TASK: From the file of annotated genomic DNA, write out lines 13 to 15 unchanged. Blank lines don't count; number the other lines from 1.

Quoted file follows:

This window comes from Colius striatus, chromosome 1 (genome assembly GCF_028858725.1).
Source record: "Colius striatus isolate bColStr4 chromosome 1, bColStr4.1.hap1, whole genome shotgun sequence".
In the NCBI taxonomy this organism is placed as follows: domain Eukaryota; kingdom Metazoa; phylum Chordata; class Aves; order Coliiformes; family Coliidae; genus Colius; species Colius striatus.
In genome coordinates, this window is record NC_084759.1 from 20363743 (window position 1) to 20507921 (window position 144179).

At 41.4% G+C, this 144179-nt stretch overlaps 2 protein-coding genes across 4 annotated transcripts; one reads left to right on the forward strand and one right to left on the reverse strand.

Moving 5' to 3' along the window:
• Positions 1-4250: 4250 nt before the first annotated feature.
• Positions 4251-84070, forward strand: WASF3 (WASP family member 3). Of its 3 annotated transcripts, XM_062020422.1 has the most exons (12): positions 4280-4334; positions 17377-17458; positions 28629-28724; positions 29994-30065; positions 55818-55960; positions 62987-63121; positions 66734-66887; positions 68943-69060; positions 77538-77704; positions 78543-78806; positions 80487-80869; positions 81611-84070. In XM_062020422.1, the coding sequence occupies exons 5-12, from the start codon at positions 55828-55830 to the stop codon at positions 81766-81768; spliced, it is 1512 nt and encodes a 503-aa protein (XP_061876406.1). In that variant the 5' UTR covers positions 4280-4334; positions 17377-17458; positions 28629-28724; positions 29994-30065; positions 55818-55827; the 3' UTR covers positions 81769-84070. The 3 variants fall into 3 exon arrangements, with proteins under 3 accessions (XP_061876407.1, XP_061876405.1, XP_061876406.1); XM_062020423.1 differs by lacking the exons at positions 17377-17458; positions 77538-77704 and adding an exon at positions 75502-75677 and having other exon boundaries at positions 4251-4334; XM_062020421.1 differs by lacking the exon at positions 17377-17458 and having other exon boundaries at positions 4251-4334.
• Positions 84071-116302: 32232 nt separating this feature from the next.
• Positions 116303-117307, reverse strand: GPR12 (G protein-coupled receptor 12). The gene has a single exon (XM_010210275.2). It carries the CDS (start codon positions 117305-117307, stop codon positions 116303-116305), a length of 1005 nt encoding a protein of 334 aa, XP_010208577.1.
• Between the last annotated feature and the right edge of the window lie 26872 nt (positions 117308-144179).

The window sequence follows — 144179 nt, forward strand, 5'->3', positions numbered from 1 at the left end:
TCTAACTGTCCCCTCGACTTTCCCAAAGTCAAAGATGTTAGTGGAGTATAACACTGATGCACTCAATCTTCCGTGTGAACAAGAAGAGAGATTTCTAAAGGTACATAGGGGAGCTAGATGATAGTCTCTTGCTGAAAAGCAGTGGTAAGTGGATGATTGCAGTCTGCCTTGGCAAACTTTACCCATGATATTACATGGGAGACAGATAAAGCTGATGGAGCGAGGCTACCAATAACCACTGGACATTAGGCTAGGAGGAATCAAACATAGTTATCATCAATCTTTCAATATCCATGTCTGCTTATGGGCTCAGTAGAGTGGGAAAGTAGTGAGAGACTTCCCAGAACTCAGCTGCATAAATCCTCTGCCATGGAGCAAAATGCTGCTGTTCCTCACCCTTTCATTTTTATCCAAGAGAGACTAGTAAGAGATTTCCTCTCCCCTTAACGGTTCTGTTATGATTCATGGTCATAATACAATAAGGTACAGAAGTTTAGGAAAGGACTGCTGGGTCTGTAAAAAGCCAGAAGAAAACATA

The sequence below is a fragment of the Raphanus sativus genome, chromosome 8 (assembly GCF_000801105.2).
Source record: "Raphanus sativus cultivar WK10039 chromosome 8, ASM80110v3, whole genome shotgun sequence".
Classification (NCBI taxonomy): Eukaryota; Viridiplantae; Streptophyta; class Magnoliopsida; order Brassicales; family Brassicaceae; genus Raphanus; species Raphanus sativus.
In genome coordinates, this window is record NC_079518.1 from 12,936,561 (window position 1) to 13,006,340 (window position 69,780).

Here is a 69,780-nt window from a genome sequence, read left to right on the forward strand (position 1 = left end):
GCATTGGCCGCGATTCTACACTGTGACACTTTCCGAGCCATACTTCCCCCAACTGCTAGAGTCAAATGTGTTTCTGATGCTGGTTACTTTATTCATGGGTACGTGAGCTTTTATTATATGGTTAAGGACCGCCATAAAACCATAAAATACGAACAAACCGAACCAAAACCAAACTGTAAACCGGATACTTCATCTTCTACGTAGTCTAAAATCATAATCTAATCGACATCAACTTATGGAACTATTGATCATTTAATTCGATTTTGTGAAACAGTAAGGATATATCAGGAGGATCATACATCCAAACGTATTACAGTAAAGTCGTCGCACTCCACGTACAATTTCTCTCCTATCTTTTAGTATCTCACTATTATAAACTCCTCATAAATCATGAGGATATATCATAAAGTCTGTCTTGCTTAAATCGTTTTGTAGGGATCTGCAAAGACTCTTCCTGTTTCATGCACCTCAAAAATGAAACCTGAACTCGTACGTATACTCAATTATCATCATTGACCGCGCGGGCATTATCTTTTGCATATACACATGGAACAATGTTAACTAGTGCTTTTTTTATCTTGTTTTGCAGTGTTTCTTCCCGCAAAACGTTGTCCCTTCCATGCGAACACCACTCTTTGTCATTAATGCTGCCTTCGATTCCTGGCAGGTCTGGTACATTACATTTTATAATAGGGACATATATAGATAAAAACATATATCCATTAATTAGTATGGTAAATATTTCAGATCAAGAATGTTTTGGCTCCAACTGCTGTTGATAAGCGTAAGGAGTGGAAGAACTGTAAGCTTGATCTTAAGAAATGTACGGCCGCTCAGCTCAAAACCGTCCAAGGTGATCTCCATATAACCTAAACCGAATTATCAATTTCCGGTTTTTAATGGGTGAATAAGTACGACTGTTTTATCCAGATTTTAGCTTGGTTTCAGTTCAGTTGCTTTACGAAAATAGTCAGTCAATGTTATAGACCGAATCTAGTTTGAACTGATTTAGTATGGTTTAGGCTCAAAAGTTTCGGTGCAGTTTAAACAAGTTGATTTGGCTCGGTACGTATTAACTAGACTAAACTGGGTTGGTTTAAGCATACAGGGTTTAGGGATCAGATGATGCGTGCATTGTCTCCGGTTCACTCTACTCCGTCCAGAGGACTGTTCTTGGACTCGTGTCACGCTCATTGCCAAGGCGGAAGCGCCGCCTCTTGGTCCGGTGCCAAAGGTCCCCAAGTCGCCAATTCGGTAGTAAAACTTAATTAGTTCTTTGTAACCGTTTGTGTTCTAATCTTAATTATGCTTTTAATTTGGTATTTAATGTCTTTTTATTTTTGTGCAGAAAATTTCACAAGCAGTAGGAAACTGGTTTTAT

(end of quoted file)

TCTAACTGTCCCCTCGACTTTCCCAAAGTCAAAGATGTTAGTGGAGTATAACACTGATGCACTCAATCTTCCGTGTGAACAAGAAGAGAGATTTCTAAAGGTACATAGGGGAGCTAGATGATAGTCTCTTGCTGAAAAGCAGTGGTAAGTGGATGATTGCAGTCTGCCTTGGCAAACTTTACCCATGATATTACATGGGAGACAGATAAAGCTGATGGAGCGAGGCTACCAATAACCACTGGACATTAGGCTAGGAGGAATCAAACATAGTTATCATCAATCTTTCAATATCCATGTCTGCTTATGGGCTCAGTAGAGTGGGAAAGTAGTGAGAGACTTCCCAGAACTCAGCTGCATAAATCCTCTGCCATGGAGCAAAATGCTGCTGTTCCTCACCCTTTCATTTTTATCCAAGAGAGACTAGTAAGAGATTTCCTCTCCCCTTAACGGTTCTGTTATGATTCATGGTCATAATACAATAAGGTACAGAAGTTTAGGAAAGGACTGCTGGGTCTGTAAAAAGCCAGAAGAAAACATA

The sequence below is a fragment of the Raphanus sativus genome, chromosome 8 (assembly GCF_000801105.2).
Source record: "Raphanus sativus cultivar WK10039 chromosome 8, ASM80110v3, whole genome shotgun sequence".